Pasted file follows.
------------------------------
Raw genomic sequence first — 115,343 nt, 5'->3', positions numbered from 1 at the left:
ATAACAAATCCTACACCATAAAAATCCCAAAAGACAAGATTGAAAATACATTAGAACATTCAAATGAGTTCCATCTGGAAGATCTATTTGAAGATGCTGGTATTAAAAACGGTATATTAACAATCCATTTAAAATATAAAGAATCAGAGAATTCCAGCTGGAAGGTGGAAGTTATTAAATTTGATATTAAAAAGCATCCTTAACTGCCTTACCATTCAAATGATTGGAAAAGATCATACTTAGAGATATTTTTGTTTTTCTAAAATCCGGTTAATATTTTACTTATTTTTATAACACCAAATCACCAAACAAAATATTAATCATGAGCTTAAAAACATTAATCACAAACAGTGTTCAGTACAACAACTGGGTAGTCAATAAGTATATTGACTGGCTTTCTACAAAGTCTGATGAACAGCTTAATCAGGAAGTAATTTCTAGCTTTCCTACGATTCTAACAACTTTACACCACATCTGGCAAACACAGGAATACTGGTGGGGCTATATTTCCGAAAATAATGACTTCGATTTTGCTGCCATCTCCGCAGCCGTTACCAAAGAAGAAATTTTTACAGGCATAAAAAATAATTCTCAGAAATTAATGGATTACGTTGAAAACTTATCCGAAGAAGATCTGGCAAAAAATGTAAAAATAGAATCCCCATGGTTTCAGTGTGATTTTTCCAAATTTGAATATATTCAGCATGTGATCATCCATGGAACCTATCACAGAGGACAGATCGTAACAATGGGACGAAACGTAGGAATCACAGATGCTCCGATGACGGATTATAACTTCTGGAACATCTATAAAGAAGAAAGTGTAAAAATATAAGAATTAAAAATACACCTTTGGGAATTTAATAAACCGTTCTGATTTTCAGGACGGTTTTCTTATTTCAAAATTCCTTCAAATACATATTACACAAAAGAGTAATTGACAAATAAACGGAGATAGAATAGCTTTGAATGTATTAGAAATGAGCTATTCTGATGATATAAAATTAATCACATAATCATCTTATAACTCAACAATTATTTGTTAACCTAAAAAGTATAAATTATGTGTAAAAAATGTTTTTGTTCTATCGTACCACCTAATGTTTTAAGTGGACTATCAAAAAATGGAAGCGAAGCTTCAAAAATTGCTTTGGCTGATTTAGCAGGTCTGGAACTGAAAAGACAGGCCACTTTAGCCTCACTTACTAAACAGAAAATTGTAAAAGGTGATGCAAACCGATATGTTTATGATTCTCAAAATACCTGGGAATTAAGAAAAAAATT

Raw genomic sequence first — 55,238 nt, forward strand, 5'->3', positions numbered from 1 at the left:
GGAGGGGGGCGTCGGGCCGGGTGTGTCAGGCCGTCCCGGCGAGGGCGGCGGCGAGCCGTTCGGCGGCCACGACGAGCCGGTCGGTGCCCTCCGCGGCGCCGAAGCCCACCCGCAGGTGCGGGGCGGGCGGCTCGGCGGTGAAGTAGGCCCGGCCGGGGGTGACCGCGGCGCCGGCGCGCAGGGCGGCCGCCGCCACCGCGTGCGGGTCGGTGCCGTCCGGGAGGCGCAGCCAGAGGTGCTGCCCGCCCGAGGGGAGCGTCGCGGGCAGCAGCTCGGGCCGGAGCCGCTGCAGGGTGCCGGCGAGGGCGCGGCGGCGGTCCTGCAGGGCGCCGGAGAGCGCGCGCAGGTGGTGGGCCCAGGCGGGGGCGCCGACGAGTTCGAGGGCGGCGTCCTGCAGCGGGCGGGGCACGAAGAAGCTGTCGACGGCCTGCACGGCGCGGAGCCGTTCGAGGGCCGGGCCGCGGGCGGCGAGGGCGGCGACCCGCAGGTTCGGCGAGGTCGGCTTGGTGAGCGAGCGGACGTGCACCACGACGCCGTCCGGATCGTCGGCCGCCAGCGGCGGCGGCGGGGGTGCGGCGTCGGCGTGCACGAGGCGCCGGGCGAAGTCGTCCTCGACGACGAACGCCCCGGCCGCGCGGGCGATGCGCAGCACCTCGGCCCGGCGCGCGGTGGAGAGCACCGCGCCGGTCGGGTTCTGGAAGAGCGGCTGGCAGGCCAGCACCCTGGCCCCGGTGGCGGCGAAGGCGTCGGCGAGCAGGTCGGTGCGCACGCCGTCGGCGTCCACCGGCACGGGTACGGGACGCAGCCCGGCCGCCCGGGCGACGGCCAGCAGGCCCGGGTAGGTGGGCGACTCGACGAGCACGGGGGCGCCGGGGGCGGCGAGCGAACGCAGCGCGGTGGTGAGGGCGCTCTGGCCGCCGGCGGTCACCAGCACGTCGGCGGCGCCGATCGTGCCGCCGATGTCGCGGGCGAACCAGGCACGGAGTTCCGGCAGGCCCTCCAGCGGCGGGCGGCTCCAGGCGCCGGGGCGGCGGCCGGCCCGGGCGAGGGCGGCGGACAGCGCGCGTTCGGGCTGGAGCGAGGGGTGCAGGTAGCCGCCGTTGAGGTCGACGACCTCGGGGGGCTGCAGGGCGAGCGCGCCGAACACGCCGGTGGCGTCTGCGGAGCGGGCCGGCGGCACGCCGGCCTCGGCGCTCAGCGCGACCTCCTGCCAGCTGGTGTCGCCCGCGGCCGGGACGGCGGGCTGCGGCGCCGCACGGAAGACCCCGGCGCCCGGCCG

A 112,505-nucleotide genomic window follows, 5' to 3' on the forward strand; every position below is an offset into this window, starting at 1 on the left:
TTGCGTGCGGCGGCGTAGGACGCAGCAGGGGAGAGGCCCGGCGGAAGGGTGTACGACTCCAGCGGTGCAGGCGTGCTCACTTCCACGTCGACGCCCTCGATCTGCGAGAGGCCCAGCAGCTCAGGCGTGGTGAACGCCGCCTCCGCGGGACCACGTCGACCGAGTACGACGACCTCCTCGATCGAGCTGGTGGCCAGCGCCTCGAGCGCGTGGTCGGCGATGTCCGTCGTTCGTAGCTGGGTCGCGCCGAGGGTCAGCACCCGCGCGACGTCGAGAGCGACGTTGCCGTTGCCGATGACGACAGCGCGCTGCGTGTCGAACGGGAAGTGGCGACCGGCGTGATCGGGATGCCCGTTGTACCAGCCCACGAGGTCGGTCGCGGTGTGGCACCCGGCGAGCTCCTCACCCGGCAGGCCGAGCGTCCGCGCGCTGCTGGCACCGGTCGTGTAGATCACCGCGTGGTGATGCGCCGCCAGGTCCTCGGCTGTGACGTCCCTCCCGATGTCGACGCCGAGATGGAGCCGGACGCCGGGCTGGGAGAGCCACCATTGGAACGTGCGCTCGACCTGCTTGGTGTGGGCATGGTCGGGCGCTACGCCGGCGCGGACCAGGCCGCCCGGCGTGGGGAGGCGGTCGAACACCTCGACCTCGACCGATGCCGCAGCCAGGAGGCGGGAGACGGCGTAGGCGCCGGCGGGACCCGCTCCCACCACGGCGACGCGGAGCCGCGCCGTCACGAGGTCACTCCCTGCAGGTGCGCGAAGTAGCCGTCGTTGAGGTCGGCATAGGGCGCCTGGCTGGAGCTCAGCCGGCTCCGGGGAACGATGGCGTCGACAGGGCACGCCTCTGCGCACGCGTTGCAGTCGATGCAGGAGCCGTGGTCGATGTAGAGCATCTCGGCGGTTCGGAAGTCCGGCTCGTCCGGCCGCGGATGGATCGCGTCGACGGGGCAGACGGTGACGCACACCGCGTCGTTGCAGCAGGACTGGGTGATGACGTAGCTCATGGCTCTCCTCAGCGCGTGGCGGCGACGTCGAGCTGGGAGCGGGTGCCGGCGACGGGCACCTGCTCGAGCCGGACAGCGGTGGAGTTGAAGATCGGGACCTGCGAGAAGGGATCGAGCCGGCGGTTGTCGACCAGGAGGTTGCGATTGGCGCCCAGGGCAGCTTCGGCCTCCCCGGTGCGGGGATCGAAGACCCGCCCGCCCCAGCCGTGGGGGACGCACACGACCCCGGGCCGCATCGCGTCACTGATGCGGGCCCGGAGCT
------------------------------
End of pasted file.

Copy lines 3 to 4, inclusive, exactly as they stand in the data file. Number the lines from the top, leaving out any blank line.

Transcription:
Raw genomic sequence first — 55,238 nt, forward strand, 5'->3', positions numbered from 1 at the left:
GGAGGGGGGCGTCGGGCCGGGTGTGTCAGGCCGTCCCGGCGAGGGCGGCGGCGAGCCGTTCGGCGGCCACGACGAGCCGGTCGGTGCCCTCCGCGGCGCCGAAGCCCACCCGCAGGTGCGGGGCGGGCGGCTCGGCGGTGAAGTAGGCCCGGCCGGGGGTGACCGCGGCGCCGGCGCGCAGGGCGGCCGCCGCCACCGCGTGCGGGTCGGTGCCGTCCGGGAGGCGCAGCCAGAGGTGCTGCCCGCCCGAGGGGAGCGTCGCGGGCAGCAGCTCGGGCCGGAGCCGCTGCAGGGTGCCGGCGAGGGCGCGGCGGCGGTCCTGCAGGGCGCCGGAGAGCGCGCGCAGGTGGTGGGCCCAGGCGGGGGCGCCGACGAGTTCGAGGGCGGCGTCCTGCAGCGGGCGGGGCACGAAGAAGCTGTCGACGGCCTGCACGGCGCGGAGCCGTTCGAGGGCCGGGCCGCGGGCGGCGAGGGCGGCGACCCGCAGGTTCGGCGAGGTCGGCTTGGTGAGCGAGCGGACGTGCACCACGACGCCGTCCGGATCGTCGGCCGCCAGCGGCGGCGGCGGGGGTGCGGCGTCGGCGTGCACGAGGCGCCGGGCGAAGTCGTCCTCGACGACGAACGCCCCGGCCGCGCGGGCGATGCGCAGCACCTCGGCCCGGCGCGCGGTGGAGAGCACCGCGCCGGTCGGGTTCTGGAAGAGCGGCTGGCAGGCCAGCACCCTGGCCCCGGTGGCGGCGAAGGCGTCGGCGAGCAGGTCGGTGCGCACGCCGTCGGCGTCCACCGGCACGGGTACGGGACGCAGCCCGGCCGCCCGGGCGACGGCCAGCAGGCCCGGGTAGGTGGGCGACTCGACGAGCACGGGGGCGCCGGGGGCGGCGAGCGAACGCAGCGCGGTGGTGAGGGCGCTCTGGCCGCCGGCGGTCACCAGCACGTCGGCGGCGCCGATCGTGCCGCCGATGTCGCGGGCGAACCAGGCACGGAGTTCCGGCAGGCCCTCCAGCGGCGGGCGGCTCCAGGCGCCGGGGCGGCGGCCGGCCCGGGCGAGGGCGGCGGACAGCGCGCGTTCGGGCTGGAGCGAGGGGTGCAGGTAGCCGCCGTTGAGGTCGACGACCTCGGGGGGCTGCAGGGCGAGCGCGCCGAACACGCCGGTGGCGTCTGCGGAGCGGGCCGGCGGCACGCCGGCCTCGGCGCTCAGCGCGACCTCCTGCCAGCTGGTGTCGCCCGCGGCCGGGACGGCGGGCTGCGGCGCCGCACGGAAGACCCCGGCGCCCGGCCG